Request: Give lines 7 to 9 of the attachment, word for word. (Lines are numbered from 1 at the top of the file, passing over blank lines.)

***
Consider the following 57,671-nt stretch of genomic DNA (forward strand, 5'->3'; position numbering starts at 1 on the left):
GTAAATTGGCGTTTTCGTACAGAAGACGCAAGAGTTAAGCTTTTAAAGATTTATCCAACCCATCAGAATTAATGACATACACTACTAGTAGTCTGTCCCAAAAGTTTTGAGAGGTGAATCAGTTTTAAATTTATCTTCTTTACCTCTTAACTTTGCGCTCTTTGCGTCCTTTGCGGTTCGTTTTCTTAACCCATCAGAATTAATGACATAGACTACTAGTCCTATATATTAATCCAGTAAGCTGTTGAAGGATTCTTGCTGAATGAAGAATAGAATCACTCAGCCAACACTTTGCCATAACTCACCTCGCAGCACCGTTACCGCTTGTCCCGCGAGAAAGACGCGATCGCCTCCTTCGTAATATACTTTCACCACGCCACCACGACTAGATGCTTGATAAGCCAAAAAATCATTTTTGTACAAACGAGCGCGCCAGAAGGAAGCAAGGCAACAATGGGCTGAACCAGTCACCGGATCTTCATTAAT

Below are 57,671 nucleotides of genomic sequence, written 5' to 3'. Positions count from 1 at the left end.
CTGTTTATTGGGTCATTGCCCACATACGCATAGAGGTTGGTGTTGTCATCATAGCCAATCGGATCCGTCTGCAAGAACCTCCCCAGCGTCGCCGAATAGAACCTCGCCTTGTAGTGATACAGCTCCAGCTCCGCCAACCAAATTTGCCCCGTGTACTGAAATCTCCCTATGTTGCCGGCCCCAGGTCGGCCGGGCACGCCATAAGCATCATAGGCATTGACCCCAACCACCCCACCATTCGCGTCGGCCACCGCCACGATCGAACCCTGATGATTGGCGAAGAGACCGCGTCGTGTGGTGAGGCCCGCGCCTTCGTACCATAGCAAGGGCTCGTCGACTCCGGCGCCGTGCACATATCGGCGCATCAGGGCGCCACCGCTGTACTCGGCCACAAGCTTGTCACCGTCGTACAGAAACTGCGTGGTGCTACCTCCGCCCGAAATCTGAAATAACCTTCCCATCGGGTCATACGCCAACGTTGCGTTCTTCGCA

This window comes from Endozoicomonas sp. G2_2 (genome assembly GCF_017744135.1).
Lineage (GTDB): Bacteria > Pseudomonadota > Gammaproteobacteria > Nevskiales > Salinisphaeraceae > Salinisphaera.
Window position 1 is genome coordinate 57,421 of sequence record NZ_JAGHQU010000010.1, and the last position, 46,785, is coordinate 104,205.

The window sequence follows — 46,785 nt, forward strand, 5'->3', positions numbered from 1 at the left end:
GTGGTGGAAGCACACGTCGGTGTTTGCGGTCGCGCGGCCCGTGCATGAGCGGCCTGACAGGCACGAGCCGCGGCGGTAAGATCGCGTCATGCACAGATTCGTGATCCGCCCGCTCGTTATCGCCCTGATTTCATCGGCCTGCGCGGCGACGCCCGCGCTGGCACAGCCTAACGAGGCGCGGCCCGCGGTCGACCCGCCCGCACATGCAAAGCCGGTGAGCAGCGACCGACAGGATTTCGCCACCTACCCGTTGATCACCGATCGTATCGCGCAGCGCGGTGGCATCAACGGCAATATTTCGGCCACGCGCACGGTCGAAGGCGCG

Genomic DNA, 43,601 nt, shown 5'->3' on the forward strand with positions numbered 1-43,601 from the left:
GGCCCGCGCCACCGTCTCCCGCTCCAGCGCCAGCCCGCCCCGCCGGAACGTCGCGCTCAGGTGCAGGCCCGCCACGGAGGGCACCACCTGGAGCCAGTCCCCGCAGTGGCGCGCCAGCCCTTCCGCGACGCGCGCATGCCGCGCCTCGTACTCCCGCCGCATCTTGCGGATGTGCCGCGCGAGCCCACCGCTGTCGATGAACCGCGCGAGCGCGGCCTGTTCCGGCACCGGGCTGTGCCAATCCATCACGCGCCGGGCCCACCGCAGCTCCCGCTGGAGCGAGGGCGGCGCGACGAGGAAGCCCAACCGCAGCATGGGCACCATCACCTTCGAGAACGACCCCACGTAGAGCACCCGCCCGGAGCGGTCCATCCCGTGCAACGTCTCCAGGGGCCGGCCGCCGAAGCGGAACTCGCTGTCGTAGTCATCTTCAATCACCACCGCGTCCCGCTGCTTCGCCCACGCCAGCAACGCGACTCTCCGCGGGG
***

Window position 1 is genome coordinate 57,421 of sequence record NZ_JAGHQU010000010.1, and the last position, 46,785, is coordinate 104,205.

The window sequence follows — 46,785 nt, forward strand, 5'->3', positions numbered from 1 at the left end:
GTGGTGGAAGCACACGTCGGTGTTTGCGGTCGCGCGGCCCGTGCATGAGCGGCCTGACAGGCACGAGCCGCGGCGGTAAGATCGCGTCATGCACAGATTCGTGATCCGCCCGCTCGTTATCGCCCTGATTTCATCGGCCTGCGCGGCGACGCCCGCGCTGGCACAGCCTAACGAGGCGCGGCCCGCGGTCGACCCGCCCGCACATGCAAAGCCGGTGAGCAGCGACCGACAGGATTTCGCCACCTACCCGTTGATCACCGATCGTATCGCGCAGCGCGGTGGCATCAACGGCAATATTTCGGCCACGCGCACGGTCGAAGGCGCG